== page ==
|Elevation||757 m (2,484 ft)|
|Width||22 kilometres (14 mi)|
|Age of rock||Mamaku ignimbrite approximately 240,000 years|
|Volcanic arc/belt||Taupo Volcanic Zone|
|Last eruption||< 25,000 years ago|
The major regional settlement of Rotorua is located in the caldera. There is geothermal activity in the town of Rotorua and the geothermal areas of Tikitere and Whakarewarewa are associated with the caldera. These areas are still associated with small hydrothermal eruptions.
The caldera was formed in a single event major eruption, that lasted only weeks about 240,000 years ago, and which ejected more than 340 cubic kilometres (82 cu mi) of rhyolitic Mamaku ignimbrite giving it a Volcanic Explosivity Index of 7. The eruption has been reinterpreted as a paired eruption with a very slightly later, slightly smaller southerly eruption from the same mush body feeding the Ohakuri Caldera. Ignimbrite, up to 145 metres (476 ft) thick covering about 3,100 km2 (1,200 sq mi), was deposited in the surrounding area, particularly towards the west. A small but rather thick outcrop named Mokai Ignimbrite exposed to the south-west, but beyond the known boundaries of much thinner at these boundaries, Mamaku ignimbrite, was erupted at close to the same time but likely from a different source. A different source would explain interlayered ash not present in northern Mamaku ignimbrite but there was close composition homogeneity suggesting a similar magma melt source. Perhaps rather than a very directional pyroclastic flow during the eruption events from a southern vent near Rotorua this formation is explained by more complex pairing with an unknown vent in the area of the Kapenga Caldera. Whatever the Rotorua eruption was paired with one from the Ohakuri Caldera 30 kilometres (19 mi) away, possibly through tectonic coupling, as paired events are being increasingly recognised and ignimbrite from Ohakuri has travelled at least 17km towards Rotorua. The outflow dense-rock equivalent (DRE) of the Mamaku ignimbrite Rotorua eruption alone was up to 145 cubic kilometres (35 cu mi). The maxiumum DME of the Ohakuri eruption alone is 100 cubic kilometres (24 cu mi).
Caldera collapse occurred particularly during the eruption of middle layer of Mamaku Ignimbrite and in later stages of the eruption as the magma chamber underneath the volcano empted.  A circular depression left behind is now filled with Lake Rotorua but the current caldera is more like two ovoids offset from each other, about 22 km (14 mi) in maximum diameter. Mokoia Island, close to the centre of the lake, is a rhyolite dome that later erupted. There are other domes like Hinemoa Point, Ngongotahā, Pohaturoa and Pukeroa.
240,000 years ago Ohakuri paired eruption
The first major volcanic event 240,000 years ago was the initial Mamaku eruption followed within a hours/days/weeks of a smaller eruption (phase 1) from the same mush body feeding the Ohakuri Caldera about 30 km (19 mi) to the south. Ignimbrite, up to 180 metres (590 ft) thick was deposited in the surrounding area to the south of Rotorua. Between Rotorua and Ohakuri crosssections of the ash and ignimbrite from the two eruptions have been able to be sequenced completely and have relationships that can only be explained by a sequence of eruptions separated on occasions by days or less (e.g. no rainfall between eruptions). The pairing was possibly through tectonic coupling of separate magma bodies that co-evolved from a lower in the mantle common mush body, as paired events are being increasingly recognised. The maximum outflow dense-rock equivalent (DRE) of the Ohakuri ignimbrite is 100 cubic kilometres (24 cu mi) which means the combined eruptions produced 245 cubic kilometres (59 cu mi) of material. It has been postulated that the drainage of the linked deep magma mush body between Rotorua and Ohakuri resulted in more than 250 metres (820 ft) of vertical displacement on the Horohoro Fault scarp and formed the Paeroa Graben, coincident to the north with the Kapenga Caldera between it and the Paeroa Fault to the east. This is an area known as the Horohoro Cliffs escarpment and displaced Mamaku ignimbrite from the Rotorua Caldera eruption by this amount, presumably shortly after at least the initial the eruption. This fault, in the present day, while active has a much lower displacement rate of the order of 0.14 millimetres (0.0055 in)/year and has been assigned by some as the outer western fault of the modern Taupō Rift although most think this is further to the east. Understanding that there is volcanotectonic interrelationship lead to a complete reinterpretation of events in the Taupō Volcanic Zone in the last 250,000 years.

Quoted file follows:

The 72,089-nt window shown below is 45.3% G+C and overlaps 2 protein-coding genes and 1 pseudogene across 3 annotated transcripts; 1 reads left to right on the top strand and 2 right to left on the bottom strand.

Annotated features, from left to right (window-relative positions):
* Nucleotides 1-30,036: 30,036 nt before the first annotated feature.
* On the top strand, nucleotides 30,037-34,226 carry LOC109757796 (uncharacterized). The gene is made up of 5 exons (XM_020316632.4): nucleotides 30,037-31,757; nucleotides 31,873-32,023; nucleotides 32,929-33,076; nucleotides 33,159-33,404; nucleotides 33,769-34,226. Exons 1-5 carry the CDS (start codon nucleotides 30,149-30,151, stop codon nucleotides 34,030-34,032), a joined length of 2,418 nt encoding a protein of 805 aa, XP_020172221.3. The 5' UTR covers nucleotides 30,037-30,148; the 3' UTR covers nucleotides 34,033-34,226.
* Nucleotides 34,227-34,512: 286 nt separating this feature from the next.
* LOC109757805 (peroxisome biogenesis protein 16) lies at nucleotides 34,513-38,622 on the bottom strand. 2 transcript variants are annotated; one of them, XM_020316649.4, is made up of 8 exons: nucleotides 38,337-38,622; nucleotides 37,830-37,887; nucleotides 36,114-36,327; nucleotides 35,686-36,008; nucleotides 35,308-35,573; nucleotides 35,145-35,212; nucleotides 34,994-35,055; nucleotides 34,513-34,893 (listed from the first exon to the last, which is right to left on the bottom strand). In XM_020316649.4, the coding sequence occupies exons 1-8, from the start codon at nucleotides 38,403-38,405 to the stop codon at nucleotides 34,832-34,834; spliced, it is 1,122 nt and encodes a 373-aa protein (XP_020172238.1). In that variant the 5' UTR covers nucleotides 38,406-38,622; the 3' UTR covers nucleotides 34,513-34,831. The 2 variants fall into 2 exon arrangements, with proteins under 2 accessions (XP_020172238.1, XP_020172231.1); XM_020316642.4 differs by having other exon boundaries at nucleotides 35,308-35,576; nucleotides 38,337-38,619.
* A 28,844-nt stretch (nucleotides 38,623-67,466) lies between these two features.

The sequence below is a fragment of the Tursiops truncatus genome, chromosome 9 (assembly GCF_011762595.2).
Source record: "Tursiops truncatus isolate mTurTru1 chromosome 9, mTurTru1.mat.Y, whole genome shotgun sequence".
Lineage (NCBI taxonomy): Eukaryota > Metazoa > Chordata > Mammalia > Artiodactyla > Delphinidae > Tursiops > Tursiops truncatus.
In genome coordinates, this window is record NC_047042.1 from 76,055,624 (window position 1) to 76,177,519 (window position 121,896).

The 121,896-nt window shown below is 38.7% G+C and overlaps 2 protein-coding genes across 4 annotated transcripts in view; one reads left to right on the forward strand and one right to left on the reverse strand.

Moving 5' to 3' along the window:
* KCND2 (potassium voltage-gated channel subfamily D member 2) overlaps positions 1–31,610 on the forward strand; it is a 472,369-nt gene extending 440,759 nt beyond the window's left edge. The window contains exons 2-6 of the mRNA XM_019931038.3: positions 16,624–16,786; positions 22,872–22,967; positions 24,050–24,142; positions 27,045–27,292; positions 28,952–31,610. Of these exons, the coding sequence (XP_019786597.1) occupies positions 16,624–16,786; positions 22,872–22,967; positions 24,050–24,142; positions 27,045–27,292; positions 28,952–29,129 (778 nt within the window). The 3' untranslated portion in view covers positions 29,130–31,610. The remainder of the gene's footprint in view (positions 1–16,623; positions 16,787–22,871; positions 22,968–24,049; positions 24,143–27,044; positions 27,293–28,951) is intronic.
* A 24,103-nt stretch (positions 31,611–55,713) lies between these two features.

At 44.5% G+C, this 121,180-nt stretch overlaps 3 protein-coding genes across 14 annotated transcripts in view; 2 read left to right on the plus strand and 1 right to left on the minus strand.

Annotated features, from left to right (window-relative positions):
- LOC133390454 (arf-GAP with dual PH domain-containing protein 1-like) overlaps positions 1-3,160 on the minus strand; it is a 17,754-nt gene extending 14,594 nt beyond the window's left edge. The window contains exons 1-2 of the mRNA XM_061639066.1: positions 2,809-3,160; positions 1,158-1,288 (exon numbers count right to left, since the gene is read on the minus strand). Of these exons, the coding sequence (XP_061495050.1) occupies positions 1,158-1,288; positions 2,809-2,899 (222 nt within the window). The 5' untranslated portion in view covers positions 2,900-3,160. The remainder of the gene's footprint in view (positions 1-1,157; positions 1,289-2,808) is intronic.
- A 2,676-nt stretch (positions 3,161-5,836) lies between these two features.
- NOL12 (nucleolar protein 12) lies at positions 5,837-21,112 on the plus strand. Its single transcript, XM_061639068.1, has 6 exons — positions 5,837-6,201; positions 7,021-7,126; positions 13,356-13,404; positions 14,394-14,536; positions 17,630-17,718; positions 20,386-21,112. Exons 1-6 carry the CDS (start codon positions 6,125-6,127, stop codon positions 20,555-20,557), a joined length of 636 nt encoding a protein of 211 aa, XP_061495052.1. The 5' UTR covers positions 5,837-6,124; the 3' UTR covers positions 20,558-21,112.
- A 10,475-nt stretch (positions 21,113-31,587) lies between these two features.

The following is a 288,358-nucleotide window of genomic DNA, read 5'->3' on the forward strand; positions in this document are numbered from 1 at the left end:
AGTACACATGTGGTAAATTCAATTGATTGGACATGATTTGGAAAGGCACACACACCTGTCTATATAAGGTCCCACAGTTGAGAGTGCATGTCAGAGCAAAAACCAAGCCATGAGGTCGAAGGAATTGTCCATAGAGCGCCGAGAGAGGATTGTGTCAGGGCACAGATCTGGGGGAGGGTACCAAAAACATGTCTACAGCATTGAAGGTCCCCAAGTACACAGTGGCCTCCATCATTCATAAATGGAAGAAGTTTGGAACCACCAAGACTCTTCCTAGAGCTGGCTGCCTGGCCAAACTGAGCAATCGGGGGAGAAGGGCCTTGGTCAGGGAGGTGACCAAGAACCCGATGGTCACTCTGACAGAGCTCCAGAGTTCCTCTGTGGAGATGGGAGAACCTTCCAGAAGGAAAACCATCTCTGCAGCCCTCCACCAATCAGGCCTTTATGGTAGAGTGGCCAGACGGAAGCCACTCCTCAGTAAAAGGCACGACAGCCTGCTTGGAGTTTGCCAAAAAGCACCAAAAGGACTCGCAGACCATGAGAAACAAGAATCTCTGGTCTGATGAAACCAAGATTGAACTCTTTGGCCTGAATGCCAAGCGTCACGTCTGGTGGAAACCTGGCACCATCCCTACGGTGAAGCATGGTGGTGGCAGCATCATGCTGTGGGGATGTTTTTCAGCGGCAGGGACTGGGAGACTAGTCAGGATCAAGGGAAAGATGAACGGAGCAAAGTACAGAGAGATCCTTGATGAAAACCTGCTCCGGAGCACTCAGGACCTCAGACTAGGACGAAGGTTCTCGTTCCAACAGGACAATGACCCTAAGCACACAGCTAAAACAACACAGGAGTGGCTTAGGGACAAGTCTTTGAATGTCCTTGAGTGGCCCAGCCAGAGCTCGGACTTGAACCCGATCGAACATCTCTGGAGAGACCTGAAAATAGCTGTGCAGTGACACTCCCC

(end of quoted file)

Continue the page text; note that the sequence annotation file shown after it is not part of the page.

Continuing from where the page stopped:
- Geology of New Zealand – Overview of the geology of New Zealand
- Geothermal areas in New Zealand
- Geothermal power in New Zealand – Overview of geothermal power in New Zealand
- List of volcanoes in New Zealand
- North Island Volcanic Plateau – A pyroclastic volcanic plateau on the North Island of New Zealand
- Taupo Volcanic Zone
- Taupo Volcano
- Volcanology of New Zealand
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- "Rotorua". Global Volcanism Program. Smithsonian Institution.
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- Loame, Remedy Charlotte (2016). Using a tephrostratigraphic framework to determine the past 40,000 yrs of fault rupture and paleohydrothermal activity on the east strand of the Whirinaki Fault, Ngakuru Graben, central Taupo Volcanic Zone (PDF) (Thesis).
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